PubMed ID
26294475 View in PubMed
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Socioeconomic status and differences in medication use among older people according to ATC categories and urban-rural residency.

https://arctichealth.org/en/permalink/ahliterature116344
Source
Scand J Public Health. 2013 May;41(3):311-7
Publication Type
Article
Date
May-2013
Author
Arun K Sigurdardottir
Solveig A Arnadottir
Elin Dianna Gunnarsdottir
Author Affiliation
University of Akureyri, Solborg, Nordurslod, Akureyri, Iceland. arun@unak.is
Source
Scand J Public Health. 2013 May;41(3):311-7
Date
May-2013
Language
English
Publication Type
Article
Keywords
Aged
Aged, 80 and over
Cross-Sectional Studies
Female
Humans
Iceland
Independent living
Male
Pharmaceutical Preparations - classification
Polypharmacy
Qualitative Research
Risk factors
Rural Population - statistics & numerical data
Social Class
Urban Population - statistics & numerical data
Abstract
To study how selected indicators of socioeconomic status and urban-rural residency associate with medication use in form of number of daily medications, polypharmacy, and medication use according to Anatomic Therapeutic Classification (ATC) system.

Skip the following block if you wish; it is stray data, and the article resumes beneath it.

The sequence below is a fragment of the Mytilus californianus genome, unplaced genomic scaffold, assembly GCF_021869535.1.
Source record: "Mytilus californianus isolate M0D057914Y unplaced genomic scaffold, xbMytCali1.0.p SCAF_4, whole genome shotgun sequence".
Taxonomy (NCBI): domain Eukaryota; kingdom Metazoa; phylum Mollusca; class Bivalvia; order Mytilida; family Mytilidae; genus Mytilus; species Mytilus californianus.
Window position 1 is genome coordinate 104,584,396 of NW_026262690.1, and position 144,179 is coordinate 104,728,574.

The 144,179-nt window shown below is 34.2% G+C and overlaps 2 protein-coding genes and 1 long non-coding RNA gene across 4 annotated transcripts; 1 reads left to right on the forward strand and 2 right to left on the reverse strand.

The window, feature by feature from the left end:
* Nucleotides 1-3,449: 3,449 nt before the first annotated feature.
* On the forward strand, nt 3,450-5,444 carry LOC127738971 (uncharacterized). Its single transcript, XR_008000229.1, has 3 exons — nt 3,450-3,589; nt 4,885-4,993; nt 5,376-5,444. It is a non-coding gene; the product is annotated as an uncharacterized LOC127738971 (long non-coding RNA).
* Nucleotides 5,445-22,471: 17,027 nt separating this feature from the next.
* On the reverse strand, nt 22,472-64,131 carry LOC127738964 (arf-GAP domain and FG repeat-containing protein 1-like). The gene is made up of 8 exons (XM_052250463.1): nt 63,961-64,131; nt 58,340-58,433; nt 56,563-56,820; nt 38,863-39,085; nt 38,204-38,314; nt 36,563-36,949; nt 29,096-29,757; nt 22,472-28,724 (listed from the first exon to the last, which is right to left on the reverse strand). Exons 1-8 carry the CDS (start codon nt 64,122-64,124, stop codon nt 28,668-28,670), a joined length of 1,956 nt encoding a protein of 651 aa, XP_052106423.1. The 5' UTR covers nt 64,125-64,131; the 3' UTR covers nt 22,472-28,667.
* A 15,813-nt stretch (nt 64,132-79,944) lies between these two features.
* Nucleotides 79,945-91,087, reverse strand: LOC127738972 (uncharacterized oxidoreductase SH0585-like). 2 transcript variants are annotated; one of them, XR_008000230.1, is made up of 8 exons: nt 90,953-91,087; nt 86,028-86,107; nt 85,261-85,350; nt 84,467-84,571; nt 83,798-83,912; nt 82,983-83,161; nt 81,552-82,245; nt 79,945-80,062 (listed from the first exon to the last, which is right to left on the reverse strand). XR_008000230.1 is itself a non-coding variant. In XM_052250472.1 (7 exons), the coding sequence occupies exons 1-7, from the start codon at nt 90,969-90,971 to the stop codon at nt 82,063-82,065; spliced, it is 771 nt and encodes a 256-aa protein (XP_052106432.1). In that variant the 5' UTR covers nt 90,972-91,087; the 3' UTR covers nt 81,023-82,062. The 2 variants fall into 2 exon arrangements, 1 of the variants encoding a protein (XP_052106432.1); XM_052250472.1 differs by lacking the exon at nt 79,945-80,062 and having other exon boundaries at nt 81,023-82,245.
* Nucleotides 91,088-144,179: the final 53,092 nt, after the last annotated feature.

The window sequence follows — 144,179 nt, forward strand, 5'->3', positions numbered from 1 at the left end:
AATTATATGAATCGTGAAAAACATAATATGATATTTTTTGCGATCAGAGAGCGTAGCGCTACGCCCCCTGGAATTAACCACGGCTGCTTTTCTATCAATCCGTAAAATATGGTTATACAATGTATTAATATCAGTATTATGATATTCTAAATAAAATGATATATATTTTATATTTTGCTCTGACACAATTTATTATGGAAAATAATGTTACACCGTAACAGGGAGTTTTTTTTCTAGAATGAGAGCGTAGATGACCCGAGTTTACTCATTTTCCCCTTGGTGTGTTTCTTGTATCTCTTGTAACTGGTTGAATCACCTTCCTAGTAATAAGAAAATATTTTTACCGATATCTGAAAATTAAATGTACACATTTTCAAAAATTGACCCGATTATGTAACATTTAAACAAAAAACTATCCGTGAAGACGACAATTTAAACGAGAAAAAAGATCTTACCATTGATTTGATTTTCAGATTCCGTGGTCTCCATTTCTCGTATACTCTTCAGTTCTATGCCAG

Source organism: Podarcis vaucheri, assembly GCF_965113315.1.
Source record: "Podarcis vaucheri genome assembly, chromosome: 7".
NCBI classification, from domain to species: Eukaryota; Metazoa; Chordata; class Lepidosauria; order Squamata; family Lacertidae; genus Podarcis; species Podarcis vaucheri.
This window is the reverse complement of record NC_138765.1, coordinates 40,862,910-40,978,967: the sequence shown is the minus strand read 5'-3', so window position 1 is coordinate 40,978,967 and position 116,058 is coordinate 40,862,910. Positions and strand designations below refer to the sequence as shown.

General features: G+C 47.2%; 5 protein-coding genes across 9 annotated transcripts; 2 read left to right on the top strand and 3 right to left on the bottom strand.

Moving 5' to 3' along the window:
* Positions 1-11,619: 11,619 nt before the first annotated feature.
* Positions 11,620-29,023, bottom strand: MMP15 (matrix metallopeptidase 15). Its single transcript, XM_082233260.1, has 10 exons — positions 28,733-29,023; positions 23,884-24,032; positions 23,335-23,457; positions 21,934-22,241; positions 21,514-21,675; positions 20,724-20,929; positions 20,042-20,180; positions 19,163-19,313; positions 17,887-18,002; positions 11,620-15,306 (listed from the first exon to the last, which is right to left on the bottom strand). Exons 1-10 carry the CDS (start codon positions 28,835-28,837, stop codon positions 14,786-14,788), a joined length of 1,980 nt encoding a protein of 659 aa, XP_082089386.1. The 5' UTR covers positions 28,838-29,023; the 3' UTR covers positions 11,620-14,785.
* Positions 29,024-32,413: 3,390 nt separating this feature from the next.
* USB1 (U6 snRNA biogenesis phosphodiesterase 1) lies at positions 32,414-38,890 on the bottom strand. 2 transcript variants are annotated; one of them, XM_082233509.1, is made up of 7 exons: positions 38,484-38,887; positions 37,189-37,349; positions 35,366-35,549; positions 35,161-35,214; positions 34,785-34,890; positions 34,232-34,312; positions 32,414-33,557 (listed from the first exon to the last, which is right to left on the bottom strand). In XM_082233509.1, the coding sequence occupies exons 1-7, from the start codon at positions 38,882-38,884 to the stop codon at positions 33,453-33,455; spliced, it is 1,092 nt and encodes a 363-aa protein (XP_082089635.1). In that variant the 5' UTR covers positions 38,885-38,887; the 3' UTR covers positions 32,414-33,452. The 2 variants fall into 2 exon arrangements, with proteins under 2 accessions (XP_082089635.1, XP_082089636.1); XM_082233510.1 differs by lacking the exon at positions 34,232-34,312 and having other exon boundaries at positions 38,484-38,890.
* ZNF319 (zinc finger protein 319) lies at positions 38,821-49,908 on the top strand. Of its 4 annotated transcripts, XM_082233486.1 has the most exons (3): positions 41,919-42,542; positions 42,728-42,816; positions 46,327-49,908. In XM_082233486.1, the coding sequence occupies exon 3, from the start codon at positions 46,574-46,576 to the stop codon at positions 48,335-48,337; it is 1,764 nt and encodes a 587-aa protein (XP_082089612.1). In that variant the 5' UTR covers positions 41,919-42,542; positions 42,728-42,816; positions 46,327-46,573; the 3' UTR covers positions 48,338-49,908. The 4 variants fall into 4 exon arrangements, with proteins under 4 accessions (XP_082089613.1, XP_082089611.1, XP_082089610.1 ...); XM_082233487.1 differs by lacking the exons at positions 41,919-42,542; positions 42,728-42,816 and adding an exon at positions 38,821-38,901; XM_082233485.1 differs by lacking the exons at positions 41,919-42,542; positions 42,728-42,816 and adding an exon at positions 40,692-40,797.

Cross-sectional, population-based study among older community-dwelling Icelanders. Criteria for participation were: age =65 years, community-dwelling, and able to communicate verbally and to set up a time for a face-to-face interview. Information on medication use was obtained by interviews and by examining each person's medication record. Medications were categorised according to ATC system. A questionnaire and the physical and mental health summary scales of SF-36 Health Survey were used to assess potential influential factors associated with medication use.
On average, participants (n=186) used 3.9 medications, and the prevalence of polypharmacy was 41%. No indicators of socioeconomic status had significant association to any aspects of medication use. Compared to urban residents, rural residents had more diagnosed diseases, were less likely to live alone, were less likely to report having adequate income, and had fewer years of education. Controlling for these differences, urban people were more likely to use medication from the B and C categories. Moreover, older urban men, with worse physical health, and greater number of diagnosed diseases used more medications from the B category.
There are unexplained regional differences in medications use, from categories B and C, by older Icelanders. Further studies are needed on why urban residents used equal number of medications, or even more medications, compared to rural residents, despite better socioeconomic status and fewer diagnosed diseases.
PubMed ID
23406652 View in PubMed